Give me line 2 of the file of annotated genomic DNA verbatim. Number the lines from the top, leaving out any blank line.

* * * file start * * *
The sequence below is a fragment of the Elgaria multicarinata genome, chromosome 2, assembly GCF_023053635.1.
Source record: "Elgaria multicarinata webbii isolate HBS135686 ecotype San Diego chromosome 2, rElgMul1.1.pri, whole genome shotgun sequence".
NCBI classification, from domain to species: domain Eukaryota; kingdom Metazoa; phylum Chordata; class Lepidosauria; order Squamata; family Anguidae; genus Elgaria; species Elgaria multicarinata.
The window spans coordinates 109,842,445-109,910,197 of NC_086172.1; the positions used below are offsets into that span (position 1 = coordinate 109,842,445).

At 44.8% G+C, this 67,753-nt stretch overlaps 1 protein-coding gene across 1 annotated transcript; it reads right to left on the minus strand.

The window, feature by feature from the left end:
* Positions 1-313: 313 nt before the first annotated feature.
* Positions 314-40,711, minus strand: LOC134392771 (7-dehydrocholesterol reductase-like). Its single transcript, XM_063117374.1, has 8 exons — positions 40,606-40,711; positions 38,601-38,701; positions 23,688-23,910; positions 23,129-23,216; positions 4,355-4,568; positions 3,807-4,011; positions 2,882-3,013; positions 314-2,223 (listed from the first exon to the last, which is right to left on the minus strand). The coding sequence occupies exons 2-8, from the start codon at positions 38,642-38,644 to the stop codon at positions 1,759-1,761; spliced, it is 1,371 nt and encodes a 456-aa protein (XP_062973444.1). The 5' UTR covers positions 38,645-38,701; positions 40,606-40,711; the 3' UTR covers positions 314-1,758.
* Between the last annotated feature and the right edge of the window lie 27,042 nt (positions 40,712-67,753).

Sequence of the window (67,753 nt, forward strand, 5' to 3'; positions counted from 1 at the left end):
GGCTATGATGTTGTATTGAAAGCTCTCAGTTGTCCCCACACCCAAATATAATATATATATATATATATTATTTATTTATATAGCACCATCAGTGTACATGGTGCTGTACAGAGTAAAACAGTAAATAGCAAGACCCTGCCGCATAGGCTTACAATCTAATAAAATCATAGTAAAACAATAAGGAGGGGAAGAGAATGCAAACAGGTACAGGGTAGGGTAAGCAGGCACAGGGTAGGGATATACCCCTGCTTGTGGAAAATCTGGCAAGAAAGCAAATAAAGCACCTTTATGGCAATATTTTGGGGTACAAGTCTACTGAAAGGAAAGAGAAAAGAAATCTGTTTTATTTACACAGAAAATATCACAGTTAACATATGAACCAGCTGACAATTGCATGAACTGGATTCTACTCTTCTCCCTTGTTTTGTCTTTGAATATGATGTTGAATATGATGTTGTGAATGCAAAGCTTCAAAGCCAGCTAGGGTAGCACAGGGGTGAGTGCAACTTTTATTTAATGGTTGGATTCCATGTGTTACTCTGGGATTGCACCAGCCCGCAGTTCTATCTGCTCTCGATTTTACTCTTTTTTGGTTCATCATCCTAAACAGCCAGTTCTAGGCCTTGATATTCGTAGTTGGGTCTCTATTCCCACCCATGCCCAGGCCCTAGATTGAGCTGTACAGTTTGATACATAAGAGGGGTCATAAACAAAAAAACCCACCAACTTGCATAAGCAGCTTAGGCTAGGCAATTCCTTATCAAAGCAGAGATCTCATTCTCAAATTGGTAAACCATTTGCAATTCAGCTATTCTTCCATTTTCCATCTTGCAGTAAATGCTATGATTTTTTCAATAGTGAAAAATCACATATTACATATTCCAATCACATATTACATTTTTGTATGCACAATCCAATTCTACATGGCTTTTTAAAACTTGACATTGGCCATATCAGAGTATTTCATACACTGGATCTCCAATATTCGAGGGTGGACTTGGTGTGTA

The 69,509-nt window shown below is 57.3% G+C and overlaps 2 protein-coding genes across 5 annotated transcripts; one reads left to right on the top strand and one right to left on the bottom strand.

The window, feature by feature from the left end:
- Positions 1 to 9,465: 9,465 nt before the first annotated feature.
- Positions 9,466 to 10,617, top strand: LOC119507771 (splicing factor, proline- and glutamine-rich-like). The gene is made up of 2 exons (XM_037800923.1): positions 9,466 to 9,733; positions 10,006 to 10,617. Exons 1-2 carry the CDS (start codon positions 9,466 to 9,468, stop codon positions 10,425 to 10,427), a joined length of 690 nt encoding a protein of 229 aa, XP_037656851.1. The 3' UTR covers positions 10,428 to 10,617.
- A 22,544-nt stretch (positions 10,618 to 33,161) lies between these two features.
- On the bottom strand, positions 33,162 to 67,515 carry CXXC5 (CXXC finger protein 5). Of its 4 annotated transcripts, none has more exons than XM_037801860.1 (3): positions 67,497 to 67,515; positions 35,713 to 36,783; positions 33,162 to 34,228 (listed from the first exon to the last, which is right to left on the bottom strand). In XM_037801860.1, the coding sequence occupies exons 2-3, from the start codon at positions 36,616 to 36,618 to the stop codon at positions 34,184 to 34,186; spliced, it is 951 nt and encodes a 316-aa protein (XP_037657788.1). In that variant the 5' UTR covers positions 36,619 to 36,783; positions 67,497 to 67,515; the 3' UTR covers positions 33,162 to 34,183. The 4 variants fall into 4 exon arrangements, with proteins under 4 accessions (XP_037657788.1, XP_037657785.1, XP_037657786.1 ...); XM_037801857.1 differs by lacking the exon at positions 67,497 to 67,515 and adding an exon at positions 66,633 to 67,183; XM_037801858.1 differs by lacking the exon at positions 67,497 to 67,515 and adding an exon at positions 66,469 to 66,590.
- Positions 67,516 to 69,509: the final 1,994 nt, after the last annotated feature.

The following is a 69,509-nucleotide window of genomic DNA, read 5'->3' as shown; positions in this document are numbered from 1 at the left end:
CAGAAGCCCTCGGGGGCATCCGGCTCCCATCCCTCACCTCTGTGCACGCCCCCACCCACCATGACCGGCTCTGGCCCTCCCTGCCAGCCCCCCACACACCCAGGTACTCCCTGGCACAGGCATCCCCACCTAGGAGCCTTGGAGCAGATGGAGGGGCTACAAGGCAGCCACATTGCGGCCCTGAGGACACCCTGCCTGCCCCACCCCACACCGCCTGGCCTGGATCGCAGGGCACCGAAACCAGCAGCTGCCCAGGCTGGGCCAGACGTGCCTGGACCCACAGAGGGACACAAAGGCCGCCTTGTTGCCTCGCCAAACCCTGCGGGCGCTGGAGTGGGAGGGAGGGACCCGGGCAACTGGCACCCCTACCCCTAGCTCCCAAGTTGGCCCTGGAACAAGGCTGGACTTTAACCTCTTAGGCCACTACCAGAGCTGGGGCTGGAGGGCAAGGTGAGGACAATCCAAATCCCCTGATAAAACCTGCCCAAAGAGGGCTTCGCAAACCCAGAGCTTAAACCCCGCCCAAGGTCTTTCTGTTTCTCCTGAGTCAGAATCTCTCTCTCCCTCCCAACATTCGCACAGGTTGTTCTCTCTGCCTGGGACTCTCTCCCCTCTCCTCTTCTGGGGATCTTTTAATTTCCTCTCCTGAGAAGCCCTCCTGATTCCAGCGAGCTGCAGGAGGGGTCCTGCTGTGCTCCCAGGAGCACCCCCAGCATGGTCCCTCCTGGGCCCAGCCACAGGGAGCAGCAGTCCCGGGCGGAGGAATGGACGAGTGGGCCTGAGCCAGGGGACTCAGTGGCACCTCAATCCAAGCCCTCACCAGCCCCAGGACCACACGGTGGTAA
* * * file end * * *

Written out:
Source record: "Elgaria multicarinata webbii isolate HBS135686 ecotype San Diego chromosome 2, rElgMul1.1.pri, whole genome shotgun sequence".